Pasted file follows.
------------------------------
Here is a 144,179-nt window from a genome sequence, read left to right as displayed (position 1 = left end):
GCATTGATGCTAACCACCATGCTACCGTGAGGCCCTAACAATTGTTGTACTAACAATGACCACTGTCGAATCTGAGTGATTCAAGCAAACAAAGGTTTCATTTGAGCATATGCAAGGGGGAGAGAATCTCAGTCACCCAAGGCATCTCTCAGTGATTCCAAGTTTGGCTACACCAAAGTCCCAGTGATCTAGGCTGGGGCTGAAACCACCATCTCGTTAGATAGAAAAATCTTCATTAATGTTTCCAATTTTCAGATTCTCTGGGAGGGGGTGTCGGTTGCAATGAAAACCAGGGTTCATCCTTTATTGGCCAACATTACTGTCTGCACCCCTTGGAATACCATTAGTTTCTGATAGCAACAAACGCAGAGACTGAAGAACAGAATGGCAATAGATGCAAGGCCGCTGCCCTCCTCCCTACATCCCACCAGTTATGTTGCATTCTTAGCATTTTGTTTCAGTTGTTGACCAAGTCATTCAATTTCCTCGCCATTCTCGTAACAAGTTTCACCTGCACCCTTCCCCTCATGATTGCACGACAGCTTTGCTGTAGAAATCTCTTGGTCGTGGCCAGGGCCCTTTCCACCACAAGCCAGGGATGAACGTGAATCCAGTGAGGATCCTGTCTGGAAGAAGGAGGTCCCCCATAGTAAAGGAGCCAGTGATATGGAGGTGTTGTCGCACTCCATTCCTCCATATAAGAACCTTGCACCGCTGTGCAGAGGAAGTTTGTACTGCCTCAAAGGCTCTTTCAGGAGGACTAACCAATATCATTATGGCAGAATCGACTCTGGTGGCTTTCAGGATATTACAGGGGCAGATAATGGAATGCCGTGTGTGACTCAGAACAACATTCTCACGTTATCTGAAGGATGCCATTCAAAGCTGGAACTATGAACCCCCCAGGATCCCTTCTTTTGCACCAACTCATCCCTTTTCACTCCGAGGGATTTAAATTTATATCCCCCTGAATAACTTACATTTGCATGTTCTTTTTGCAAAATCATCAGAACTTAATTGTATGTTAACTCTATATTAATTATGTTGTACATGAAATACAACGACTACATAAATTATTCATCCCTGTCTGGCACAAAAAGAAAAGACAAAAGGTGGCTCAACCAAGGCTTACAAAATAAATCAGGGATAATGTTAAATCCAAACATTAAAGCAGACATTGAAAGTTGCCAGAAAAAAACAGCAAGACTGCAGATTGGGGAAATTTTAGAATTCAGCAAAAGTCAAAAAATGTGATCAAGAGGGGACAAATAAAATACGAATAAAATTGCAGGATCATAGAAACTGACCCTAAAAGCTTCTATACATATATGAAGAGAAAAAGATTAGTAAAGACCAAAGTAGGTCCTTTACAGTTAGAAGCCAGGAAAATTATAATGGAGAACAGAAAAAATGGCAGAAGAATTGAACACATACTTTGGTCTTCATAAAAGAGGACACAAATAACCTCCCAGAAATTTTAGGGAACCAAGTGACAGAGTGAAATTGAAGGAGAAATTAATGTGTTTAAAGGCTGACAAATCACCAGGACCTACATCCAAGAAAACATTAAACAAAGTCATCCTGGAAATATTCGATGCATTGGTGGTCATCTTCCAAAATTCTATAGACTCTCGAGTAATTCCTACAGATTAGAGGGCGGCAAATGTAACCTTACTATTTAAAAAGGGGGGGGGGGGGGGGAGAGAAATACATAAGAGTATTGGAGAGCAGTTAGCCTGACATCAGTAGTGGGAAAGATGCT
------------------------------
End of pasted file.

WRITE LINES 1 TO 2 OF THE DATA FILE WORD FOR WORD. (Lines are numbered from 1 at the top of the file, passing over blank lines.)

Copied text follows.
Here is a 144,179-nt window from a genome sequence, read left to right as displayed (position 1 = left end):
GCATTGATGCTAACCACCATGCTACCGTGAGGCCCTAACAATTGTTGTACTAACAATGACCACTGTCGAATCTGAGTGATTCAAGCAAACAAAGGTTTCATTTGAGCATATGCAAGGGGGAGAGAATCTCAGTCACCCAAGGCATCTCTCAGTGATTCCAAGTTTGGCTACACCAAAGTCCCAGTGATCTAGGCTGGGGCTGAAACCACCATCTCGTTAGATAGAAAAATCTTCATTAATGTTTCCAATTTTCAGATTCTCTGGGAGGGGGTGTCGGTTGCAATGAAAACCAGGGTTCATCCTTTATTGGCCAACATTACTGTCTGCACCCCTTGGAATACCATTAGTTTCTGATAGCAACAAACGCAGAGACTGAAGAACAGAATGGCAATAGATGCAAGGCCGCTGCCCTCCTCCCTACATCCCACCAGTTATGTTGCATTCTTAGCATTTTGTTTCAGTTGTTGACCAAGTCATTCAATTTCCTCGCCATTCTCGTAACAAGTTTCACCTGCACCCTTCCCCTCATGATTGCACGACAGCTTTGCTGTAGAAATCTCTTGGTCGTGGCCAGGGCCCTTTCCACCACAAGCCAGGGATGAACGTGAATCCAGTGAGGATCCTGTCTGGAAGAAGGAGGTCCCCCATAGTAAAGGAGCCAGTGATATGGAGGTGTTGTCGCACTCCATTCCTCCATATAAGAACCTTGCACCGCTGTGCAGAGGAAGTTTGTACTGCCTCAAAGGCTCTTTCAGGAGGACTAACCAATATCATTATGGCAGAATCGACTCTGGTGGCTTTCAGGATATTACAGGGGCAGATAATGGAATGCCGTGTGTGACTCAGAACAACATTCTCACGTTATCTGAAGGATGCCATTCAAAGCTGGAACTATGAACCCCCCAGGATCCCTTCTTTTGCACCAACTCATCCCTTTTCACTCCGAGGGATTTAAATTTATATCCCCCTGAATAACTTACATTTGCATGTTCTTTTTGCAAAATCATCAGAACTTAATTGTATGTTAACTCTATATTAATTATGTTGTACATGAAATACAACGACTACATAAATTATTCATCCCTGTCTGGCACAAAAAGAAAAGACAAAAGGTGGCTCAACCAAGGCTTACAAAATAAATCAGGGATAATGTTAAATCCAAACATTAAAGCAGACATTGAAAGTTGCCAGAAAAAAACAGCAAGACTGCAGATTGGGGAAATTTTAGAATTCAGCAAAAGTCAAAAAATGTGATCAAGAGGGGACAAATAAAATACGAATAAAATTGCAGGATCATAGAAACTGACCCTAAAAGCTTCTATACATATATGAAGAGAAAAAGATTAGTAAAGACCAAAGTAGGTCCTTTACAGTTAGAAGCCAGGAAAATTATAATGGAGAACAGAAAAAATGGCAGAAGAATTGAACACATACTTTGGTCTTCATAAAAGAGGACACAAATAACCTCCCAGAAATTTTAGGGAACCAAGTGACAGAGTGAAATTGAAGGAGAAATTAATGTGTTTAAAGGCTGACAAATCACCAGGACCTACATCCAAGAAAACATTAAACAAAGTCATCCTGGAAATATTCGATGCATTGGTGGTCATCTTCCAAAATTCTATAGACTCTCGAGTAATTCCTACAGATTAGAGGGCGGCAAATGTAACCTTACTATTTAAAAAGGGGGGGGGGGGGGGGAGAGAAATACATAAGAGTATTGGAGAGCAGTTAGCCTGACATCAGTAGTGGGAAAGATGCT